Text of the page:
"We are delighted to be working with DWCF to expand our work to reduce terrapin mortality due to human impacts in our community," said Dr. Lenore Tedesco, Wetlands Institute Executive Director.
Lenore Tedesco, the institute's new director, said she plans to expand the institute's scientific reach from its sprawling grounds on Stone Harbor Boulevard.
Tedesco was hired in October to take the place of longtime director Cindy O'Connor, who retired after 27 years.
"Location, location, location," Tedesco
"We have the location.
It's in your face.
How do I turn that aesthetic appreciation into something more?"
comes from a culture of hard science as a professor and director of the Center for Earth and Environmental Science at Indiana University
authored more than 30 papers in scientific journals and lectured internationally on topics including wetlands restoration.
She has a doctorate in marine geology and geophysics.
"Make no small plans" was the theme of her
mission statement for the institute, in which she
talked about using the facility's resources to tackle topics such as climate change.
"I believe that research drives conservation, and there are distinct and important opportunities for the Wetlands Institute in both areas," she wrote.
Board of Trustees member Mike Craig, owner of the Washington Inn in Cape May, said Tedesco has a lot of enthusiasm that will translate well to the institute's goals.
would like the institute to pique the interest not just of children with its aquariums and nature walks but adults as well.
"Once parents get past having school-age kids, their attendance drops off.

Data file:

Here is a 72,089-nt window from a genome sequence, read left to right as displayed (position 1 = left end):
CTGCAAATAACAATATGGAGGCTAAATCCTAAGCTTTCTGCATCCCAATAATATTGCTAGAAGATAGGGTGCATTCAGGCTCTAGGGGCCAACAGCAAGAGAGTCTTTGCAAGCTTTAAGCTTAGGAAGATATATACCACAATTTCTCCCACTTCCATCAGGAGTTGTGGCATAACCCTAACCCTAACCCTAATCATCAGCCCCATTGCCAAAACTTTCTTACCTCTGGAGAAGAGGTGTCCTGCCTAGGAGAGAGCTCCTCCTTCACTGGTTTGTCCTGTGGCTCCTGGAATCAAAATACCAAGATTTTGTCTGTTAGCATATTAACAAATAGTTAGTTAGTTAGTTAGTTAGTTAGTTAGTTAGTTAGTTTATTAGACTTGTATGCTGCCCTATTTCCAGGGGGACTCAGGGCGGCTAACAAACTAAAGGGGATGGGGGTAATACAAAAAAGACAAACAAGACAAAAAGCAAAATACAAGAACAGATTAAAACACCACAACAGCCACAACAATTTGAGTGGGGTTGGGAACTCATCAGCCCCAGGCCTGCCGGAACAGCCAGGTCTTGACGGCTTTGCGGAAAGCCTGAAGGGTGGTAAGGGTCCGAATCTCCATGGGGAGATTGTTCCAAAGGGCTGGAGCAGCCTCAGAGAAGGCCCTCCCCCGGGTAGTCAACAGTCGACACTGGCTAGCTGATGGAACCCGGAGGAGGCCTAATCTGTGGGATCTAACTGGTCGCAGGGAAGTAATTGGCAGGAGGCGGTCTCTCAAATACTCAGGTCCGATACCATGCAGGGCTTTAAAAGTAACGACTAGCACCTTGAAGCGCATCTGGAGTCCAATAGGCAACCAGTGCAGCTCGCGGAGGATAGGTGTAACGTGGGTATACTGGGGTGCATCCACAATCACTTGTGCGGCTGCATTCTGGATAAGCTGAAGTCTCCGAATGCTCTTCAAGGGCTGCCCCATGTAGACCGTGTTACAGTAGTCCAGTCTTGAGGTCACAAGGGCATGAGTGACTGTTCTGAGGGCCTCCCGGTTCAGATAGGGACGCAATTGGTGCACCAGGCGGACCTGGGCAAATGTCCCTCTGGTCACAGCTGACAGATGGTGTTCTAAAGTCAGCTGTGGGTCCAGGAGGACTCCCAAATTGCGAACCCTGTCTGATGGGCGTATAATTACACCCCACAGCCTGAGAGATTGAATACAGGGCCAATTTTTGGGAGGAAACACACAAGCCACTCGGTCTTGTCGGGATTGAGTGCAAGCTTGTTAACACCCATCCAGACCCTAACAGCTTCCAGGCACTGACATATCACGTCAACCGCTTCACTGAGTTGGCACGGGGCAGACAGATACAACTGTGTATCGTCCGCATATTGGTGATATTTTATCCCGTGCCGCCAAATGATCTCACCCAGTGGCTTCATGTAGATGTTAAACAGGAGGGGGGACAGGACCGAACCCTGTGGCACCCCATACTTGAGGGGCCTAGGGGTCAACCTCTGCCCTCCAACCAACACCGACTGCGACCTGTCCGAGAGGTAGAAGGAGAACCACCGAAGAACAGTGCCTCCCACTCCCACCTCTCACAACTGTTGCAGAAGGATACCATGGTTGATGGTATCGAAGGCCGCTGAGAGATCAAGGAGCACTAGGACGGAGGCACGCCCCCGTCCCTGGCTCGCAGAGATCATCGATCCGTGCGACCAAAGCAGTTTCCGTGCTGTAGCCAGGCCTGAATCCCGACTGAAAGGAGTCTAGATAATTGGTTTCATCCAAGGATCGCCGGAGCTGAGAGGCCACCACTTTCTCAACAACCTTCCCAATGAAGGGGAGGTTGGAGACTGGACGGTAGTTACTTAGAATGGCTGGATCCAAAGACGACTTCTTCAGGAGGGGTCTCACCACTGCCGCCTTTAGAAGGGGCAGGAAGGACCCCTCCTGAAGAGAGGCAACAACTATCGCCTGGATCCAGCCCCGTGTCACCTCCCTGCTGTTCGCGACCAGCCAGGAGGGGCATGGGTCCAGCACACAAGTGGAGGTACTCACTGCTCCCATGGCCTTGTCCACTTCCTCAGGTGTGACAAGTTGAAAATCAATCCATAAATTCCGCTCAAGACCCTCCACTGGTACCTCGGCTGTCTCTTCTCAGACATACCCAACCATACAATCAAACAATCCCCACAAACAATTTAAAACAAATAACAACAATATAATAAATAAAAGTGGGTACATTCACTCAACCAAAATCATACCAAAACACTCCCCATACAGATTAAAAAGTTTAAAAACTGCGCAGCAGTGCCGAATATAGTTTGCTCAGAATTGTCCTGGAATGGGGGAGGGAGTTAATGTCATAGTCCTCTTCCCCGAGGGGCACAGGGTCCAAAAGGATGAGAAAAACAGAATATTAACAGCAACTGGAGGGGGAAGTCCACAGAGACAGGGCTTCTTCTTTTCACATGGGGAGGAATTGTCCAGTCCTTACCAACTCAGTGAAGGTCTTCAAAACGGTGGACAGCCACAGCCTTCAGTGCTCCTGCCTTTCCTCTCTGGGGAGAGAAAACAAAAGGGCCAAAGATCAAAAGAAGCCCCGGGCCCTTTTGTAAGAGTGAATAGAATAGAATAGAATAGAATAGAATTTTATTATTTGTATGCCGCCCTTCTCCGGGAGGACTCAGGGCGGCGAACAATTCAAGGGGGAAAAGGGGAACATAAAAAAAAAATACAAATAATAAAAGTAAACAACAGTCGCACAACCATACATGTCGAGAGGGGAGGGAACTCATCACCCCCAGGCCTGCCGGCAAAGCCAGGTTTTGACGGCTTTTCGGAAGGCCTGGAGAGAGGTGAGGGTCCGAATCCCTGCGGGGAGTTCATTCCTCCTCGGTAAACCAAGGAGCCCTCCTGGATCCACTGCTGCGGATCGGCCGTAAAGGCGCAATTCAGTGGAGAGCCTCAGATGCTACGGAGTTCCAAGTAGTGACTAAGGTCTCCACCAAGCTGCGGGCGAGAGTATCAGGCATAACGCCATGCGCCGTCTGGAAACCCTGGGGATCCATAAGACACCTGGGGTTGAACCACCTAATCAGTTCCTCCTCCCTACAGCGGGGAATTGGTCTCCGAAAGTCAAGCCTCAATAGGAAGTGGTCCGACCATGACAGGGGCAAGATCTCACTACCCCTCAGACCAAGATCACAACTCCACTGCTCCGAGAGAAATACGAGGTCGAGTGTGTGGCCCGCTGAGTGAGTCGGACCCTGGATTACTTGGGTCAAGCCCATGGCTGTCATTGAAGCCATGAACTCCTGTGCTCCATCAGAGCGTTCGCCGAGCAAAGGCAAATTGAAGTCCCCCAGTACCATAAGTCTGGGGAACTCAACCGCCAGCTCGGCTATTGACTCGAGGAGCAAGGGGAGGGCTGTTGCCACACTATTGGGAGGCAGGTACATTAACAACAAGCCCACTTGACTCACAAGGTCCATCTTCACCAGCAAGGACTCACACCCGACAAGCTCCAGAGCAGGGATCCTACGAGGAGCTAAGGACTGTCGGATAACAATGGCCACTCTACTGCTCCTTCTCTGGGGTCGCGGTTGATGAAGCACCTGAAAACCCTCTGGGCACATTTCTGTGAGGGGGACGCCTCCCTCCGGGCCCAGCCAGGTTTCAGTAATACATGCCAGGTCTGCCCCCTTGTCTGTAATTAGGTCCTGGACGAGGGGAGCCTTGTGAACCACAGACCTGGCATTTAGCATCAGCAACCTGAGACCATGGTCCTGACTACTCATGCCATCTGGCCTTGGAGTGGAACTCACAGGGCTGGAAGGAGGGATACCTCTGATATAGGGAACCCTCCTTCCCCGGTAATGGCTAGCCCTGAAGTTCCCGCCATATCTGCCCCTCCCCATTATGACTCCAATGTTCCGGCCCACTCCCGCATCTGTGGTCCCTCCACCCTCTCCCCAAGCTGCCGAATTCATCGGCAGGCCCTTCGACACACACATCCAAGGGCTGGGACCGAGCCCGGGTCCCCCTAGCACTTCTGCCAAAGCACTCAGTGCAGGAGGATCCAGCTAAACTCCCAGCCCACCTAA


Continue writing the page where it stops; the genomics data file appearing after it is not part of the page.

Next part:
There are a ton of reasons we need to keep adults coming back and expanding their learning," she
Later, when families sit down to a seafood dinner, they can think about the lessons they learned in Middle Township, she
"We try to talk about the functions and values of wetlands.
Wetlands are a nursery grounds for two-thirds of the commercial food-fish in the world," she
Dr. Lenore Tedesco, executive director, who recently marked 120 days on the job, having replaced the retired Cindy O'Connor, told members of the Cape May County Chamber of Commerce Thur., Feb. 16 at Rio Station among changes would be a shift to July 13-14 for the 30th annual Wings 'n' Water Festival.
cited flagging festival attendance for the reason to "bring new life to the f festival to do something more exciting."
The multi-venue event, held in September since inception, had a one-price ticket.
That, too, will change, said Tedesco
, who noted there would be a change in ticket packages to enter only certain events.
With the advent of more local vineyards and a local brewery, Tedesco
said the festival would include them, too.
Transportation issues would be overcome by an increased number of trolleys operating between all points of the festival.
Also look for a Friday boat cruise and other events.
"Make no small plans," Tedesco
Tedesco, who "grew up on the tidal marshes of Long Island," spent 20 years at Indiana/Purdue University.
Immediately prior to her arrival at the institute, she was professor, Department of Earth Sciences, and director, Center for Earth and Environmental Science.
told the chamber she
brought three water-related research projects to the institute.
also reassured the group that many of the educational programs and summer camps many have grown to enjoy will continue and expand.
said there will be a new thrust to get children excited about science and technology, but there will also be programs to entice teenagers and college-aged young people as well as adults.